New Norris House
The American Institute of Architects has dropped sustainable design as a requirement of continuing education; They claim it is so mainstream that it is no longer necessary to teach it to practicing architects. The Committee on the Environment evidently didn't get the memo; they are still going through the motions of handing out awards for "structures that use a thoroughly integrated approach to architecture, natural systems, and technology to provide architectural solutions which protect and enhance the environment." Maybe it is not so mainstream after all.
New Norris House
There are some interesting choices ranging from the small, like the New Norris House, designed by students and faculty from the University of Tennessee-Knoxville College of Architecture and Design.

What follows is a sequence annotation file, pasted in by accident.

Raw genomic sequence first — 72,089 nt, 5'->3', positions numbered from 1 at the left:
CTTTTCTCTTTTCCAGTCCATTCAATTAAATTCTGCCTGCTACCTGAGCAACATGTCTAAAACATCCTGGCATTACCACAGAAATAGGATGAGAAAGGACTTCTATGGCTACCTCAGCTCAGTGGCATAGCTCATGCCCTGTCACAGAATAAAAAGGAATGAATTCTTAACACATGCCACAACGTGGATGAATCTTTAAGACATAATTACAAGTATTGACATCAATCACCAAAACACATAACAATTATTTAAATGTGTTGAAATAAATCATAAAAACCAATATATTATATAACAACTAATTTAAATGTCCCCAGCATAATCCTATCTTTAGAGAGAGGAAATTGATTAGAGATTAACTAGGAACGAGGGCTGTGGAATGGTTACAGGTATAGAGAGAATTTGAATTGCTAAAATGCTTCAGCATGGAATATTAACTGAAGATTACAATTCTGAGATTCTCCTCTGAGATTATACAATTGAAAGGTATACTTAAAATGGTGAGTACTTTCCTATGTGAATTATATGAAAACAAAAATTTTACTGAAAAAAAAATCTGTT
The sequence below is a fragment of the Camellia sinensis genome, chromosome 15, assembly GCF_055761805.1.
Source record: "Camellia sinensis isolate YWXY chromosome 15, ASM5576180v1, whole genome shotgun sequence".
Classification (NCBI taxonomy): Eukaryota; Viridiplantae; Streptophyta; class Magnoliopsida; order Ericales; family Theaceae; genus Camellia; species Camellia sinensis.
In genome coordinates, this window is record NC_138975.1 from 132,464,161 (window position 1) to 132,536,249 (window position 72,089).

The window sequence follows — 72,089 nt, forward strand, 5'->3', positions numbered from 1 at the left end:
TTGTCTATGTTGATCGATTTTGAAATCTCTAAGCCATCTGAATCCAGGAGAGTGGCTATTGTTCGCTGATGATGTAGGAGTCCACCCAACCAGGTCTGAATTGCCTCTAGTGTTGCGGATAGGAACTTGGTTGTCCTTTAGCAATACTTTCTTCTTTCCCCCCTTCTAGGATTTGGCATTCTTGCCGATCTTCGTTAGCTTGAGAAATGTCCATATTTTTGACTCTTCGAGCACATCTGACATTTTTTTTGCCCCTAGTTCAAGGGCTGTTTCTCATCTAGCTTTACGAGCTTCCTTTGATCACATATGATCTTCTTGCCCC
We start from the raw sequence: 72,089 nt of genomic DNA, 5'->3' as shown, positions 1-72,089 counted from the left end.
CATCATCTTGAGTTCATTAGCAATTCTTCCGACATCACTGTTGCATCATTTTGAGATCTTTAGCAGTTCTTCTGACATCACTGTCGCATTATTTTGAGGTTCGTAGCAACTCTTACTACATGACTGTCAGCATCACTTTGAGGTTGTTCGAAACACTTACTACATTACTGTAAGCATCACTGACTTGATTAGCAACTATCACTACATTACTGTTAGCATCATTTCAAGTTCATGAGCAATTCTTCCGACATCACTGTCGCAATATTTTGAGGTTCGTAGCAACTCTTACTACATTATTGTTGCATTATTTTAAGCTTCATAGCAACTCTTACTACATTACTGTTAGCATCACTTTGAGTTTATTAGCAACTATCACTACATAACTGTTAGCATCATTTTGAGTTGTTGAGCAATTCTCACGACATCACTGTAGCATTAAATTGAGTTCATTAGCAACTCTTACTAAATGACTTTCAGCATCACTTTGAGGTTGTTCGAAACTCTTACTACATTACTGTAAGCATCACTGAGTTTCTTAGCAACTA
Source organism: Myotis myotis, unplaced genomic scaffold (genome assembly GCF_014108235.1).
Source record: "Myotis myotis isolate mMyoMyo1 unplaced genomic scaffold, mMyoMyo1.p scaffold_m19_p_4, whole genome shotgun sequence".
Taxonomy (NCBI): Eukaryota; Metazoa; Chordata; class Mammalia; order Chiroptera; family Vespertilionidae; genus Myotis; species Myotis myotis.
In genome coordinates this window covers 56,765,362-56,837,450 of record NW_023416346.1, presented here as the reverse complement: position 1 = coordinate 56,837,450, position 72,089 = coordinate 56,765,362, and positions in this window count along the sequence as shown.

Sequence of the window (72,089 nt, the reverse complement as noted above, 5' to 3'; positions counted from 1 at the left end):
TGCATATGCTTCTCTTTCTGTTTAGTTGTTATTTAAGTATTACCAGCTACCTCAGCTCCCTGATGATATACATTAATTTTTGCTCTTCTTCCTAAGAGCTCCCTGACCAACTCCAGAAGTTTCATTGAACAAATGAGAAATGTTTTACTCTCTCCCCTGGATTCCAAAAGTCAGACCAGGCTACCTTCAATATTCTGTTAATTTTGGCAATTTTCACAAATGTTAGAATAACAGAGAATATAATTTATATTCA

At 1008 square foot, this production house is less than half the size of the median house. “Rightsizing” reduced material and operational loads and costs, and shifted funds to quality design and construction, passive strategies and high-efficiency systems. The dormer and skylight are placed so daylight is reflected and diffused. No-VOC paint color is warm white with a punch of red-orange hidden within the swing space to produce a warm glow from reflected light. Low-E glass and translucent blinds provide further control over heat, glare and privacy. All interior rooms are daylit throughout the day. Electric lighting is integrated with cabinetry and includes low-energy LEDs.
The original Norris houses were built in 1933 as as a model of cooperative, egalitarian living, by the Tennessee Valley Authority.